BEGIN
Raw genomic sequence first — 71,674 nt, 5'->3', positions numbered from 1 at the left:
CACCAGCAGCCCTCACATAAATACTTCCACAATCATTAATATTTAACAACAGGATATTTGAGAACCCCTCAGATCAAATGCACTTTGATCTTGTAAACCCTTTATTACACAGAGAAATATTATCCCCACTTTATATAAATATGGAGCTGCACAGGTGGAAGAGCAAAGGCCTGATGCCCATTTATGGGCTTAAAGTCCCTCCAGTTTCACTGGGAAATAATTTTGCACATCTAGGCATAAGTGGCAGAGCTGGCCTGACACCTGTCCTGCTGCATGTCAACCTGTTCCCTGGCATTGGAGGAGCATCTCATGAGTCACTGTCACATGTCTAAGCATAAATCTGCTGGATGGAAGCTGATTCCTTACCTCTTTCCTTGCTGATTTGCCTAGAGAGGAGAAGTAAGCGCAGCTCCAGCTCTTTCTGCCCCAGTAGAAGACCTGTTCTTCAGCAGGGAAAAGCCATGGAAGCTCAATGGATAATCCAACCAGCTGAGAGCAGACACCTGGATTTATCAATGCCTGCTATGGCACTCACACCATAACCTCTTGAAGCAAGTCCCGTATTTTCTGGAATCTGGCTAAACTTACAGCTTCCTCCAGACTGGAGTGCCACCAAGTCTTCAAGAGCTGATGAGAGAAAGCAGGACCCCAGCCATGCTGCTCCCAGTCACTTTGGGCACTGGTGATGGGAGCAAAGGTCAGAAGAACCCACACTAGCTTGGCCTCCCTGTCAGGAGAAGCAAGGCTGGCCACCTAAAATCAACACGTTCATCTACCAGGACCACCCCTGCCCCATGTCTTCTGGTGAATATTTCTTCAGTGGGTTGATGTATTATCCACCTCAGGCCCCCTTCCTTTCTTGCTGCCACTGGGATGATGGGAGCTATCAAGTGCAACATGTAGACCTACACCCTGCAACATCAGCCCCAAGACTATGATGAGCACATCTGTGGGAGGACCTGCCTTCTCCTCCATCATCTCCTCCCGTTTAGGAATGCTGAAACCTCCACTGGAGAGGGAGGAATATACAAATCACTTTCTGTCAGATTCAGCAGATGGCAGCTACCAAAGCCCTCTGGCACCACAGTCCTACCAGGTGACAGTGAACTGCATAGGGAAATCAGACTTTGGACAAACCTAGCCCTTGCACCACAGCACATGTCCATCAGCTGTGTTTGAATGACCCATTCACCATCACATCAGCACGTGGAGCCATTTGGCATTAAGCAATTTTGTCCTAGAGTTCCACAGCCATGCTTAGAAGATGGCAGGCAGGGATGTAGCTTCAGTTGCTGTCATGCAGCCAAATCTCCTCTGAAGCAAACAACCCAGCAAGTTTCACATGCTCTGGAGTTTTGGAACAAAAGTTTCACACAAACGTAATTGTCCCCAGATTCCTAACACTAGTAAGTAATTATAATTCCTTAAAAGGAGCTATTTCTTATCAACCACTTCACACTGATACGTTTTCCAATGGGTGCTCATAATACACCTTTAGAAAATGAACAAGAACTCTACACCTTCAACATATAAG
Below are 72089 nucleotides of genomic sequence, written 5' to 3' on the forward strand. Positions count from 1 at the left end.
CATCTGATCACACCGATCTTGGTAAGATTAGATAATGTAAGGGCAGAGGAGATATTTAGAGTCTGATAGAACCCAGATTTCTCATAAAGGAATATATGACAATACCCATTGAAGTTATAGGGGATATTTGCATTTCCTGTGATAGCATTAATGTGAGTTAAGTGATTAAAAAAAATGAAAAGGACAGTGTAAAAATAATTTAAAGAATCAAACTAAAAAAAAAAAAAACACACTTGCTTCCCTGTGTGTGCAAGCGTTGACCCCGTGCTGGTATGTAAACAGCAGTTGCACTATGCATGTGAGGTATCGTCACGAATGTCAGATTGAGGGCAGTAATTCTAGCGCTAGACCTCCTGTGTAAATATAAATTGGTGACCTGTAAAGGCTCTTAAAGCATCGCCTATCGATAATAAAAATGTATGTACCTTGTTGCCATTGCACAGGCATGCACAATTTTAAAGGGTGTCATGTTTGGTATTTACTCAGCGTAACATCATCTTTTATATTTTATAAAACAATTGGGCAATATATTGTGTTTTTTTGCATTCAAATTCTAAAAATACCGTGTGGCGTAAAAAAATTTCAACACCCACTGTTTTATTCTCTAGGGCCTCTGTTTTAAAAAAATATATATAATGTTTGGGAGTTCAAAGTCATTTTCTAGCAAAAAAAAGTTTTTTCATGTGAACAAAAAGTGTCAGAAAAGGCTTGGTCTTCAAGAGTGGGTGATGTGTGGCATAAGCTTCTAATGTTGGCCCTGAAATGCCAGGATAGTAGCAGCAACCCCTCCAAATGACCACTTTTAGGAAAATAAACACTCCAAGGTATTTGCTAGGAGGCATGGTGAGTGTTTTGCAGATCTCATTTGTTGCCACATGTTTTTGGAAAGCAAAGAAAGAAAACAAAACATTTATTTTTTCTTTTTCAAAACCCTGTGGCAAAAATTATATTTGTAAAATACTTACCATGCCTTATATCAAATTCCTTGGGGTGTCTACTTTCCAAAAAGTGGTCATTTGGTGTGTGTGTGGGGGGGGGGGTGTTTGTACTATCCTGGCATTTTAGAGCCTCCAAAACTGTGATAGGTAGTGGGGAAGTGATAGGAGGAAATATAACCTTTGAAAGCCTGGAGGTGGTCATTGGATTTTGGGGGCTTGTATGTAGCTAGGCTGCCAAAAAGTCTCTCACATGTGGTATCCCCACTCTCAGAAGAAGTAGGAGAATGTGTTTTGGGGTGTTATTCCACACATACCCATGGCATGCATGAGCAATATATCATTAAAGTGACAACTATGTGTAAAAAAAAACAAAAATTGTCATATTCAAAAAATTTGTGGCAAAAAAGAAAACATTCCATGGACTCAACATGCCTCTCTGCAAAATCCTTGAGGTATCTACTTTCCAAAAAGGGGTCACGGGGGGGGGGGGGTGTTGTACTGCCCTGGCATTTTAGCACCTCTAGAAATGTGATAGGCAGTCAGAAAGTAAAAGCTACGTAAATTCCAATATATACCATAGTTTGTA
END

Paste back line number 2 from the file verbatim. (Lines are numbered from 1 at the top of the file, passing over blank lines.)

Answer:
CACCAGCAGCCCTCACATAAATACTTCCACAATCATTAATATTTAACAACAGGATATTTGAGAACCCCTCAGATCAAATGCACTTTGATCTTGTAAACCCTTTATTACACAGAGAAATATTATCCCCACTTTATATAAATATGGAGCTGCACAGGTGGAAGAGCAAAGGCCTGATGCCCATTTATGGGCTTAAAGTCCCTCCAGTTTCACTGGGAAATAATTTTGCACATCTAGGCATAAGTGGCAGAGCTGGCCTGACACCTGTCCTGCTGCATGTCAACCTGTTCCCTGGCATTGGAGGAGCATCTCATGAGTCACTGTCACATGTCTAAGCATAAATCTGCTGGATGGAAGCTGATTCCTTACCTCTTTCCTTGCTGATTTGCCTAGAGAGGAGAAGTAAGCGCAGCTCCAGCTCTTTCTGCCCCAGTAGAAGACCTGTTCTTCAGCAGGGAAAAGCCATGGAAGCTCAATGGATAATCCAACCAGCTGAGAGCAGACACCTGGATTTATCAATGCCTGCTATGGCACTCACACCATAACCTCTTGAAGCAAGTCCCGTATTTTCTGGAATCTGGCTAAACTTACAGCTTCCTCCAGACTGGAGTGCCACCAAGTCTTCAAGAGCTGATGAGAGAAAGCAGGACCCCAGCCATGCTGCTCCCAGTCACTTTGGGCACTGGTGATGGGAGCAAAGGTCAGAAGAACCCACACTAGCTTGGCCTCCCTGTCAGGAGAAGCAAGGCTGGCCACCTAAAATCAACACGTTCATCTACCAGGACCACCCCTGCCCCATGTCTTCTGGTGAATATTTCTTCAGTGGGTTGATGTATTATCCACCTCAGGCCCCCTTCCTTTCTTGCTGCCACTGGGATGATGGGAGCTATCAAGTGCAACATGTAGACCTACACCCTGCAACATCAGCCCCAAGACTATGATGAGCACATCTGTGGGAGGACCTGCCTTCTCCTCCATCATCTCCTCCCGTTTAGGAATGCTGAAACCTCCACTGGAGAGGGAGGAATATACAAATCACTTTCTGTCAGATTCAGCAGATGGCAGCTACCAAAGCCCTCTGGCACCACAGTCCTACCAGGTGACAGTGAACTGCATAGGGAAATCAGACTTTGGACAAACCTAGCCCTTGCACCACAGCACATGTCCATCAGCTGTGTTTGAATGACCCATTCACCATCACATCAGCACGTGGAGCCATTTGGCATTAAGCAATTTTGTCCTAGAGTTCCACAGCCATGCTTAGAAGATGGCAGGCAGGGATGTAGCTTCAGTTGCTGTCATGCAGCCAAATCTCCTCTGAAGCAAACAACCCAGCAAGTTTCACATGCTCTGGAGTTTTGGAACAAAAGTTTCACACAAACGTAATTGTCCCCAGATTCCTAACACTAGTAAGTAATTATAATTCCTTAAAAGGAGCTATTTCTTATCAACCACTTCACACTGATACGTTTTCCAATGGGTGCTCATAATACACCTTTAGAAAATGAACAAGAACTCTACACCTTCAACATATAAG